Dr Mansel, the owner of Smedmore House, specialises in writing about France and the Ottoman Empire. His latest book comes out in February.
“Aleppo: the rise and fall of Syria’s merchant city.”
This is the first history about the ancient, global, trading city of Aleppo written in English. Historically the city was never especially religious. It contained Muslims, Christians and Jews who lived together in relative harmony until 2011. Now Aleppo is called ‘the worst place in the world’. Bombed by its own government as well as rebel militias, most of the population has fled. People from Aleppo now live everywhere in the world except their own city. Aleppo is a warning to other cities. If politics and economics go wrong, even the the most peaceful city can become hell on earth – faster than we imagine.
The first history in English of Smyrna, Alexandria and Beirut in the modern age, this book demonstrates that they were ‘windows on the West’, inhabited by Muslims, Christians and Jews. It also shows the vulnerability of these cosmopolitan cities: in the twentieth century, Smyrna was burnt; Alexandria Egyptianised; Beirut lacerated by civil war.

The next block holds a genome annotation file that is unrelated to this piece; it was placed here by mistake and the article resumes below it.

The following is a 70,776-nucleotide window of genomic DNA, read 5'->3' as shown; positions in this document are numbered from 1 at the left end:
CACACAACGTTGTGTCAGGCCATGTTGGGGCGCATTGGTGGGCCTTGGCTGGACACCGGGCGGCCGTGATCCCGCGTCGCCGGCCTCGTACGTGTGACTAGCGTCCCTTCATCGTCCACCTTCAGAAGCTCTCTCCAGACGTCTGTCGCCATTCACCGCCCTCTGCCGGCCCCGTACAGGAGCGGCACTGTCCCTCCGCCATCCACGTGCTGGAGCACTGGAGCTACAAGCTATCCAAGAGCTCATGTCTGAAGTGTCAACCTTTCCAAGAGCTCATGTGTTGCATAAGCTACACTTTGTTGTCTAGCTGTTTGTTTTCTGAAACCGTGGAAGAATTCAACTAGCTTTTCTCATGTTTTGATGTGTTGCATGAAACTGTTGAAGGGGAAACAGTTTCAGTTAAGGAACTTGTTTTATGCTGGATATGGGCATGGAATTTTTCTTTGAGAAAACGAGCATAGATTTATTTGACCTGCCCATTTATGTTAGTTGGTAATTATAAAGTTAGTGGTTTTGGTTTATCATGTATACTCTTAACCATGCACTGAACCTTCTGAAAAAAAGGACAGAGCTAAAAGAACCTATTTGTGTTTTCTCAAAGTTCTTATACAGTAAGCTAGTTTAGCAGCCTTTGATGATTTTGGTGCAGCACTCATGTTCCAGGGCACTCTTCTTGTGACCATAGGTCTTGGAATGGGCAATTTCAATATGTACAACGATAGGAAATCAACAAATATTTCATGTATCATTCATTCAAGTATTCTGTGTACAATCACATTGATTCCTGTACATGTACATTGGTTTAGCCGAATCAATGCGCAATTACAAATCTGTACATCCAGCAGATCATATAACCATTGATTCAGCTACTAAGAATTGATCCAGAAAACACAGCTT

Sultans in Splendour:Monarchs of the Middle East 1869-1945
The history of the Middle East between 1869 and 1945 is also the story of its monarchs and dynasties. In 1869, the Ottoman Sultan ruled a powerful empire stretching from the Danube to the Gulf, at whose heart lay one of the largest and most cosmopolitan cities in the world: Constantinople, the city of the Sultans.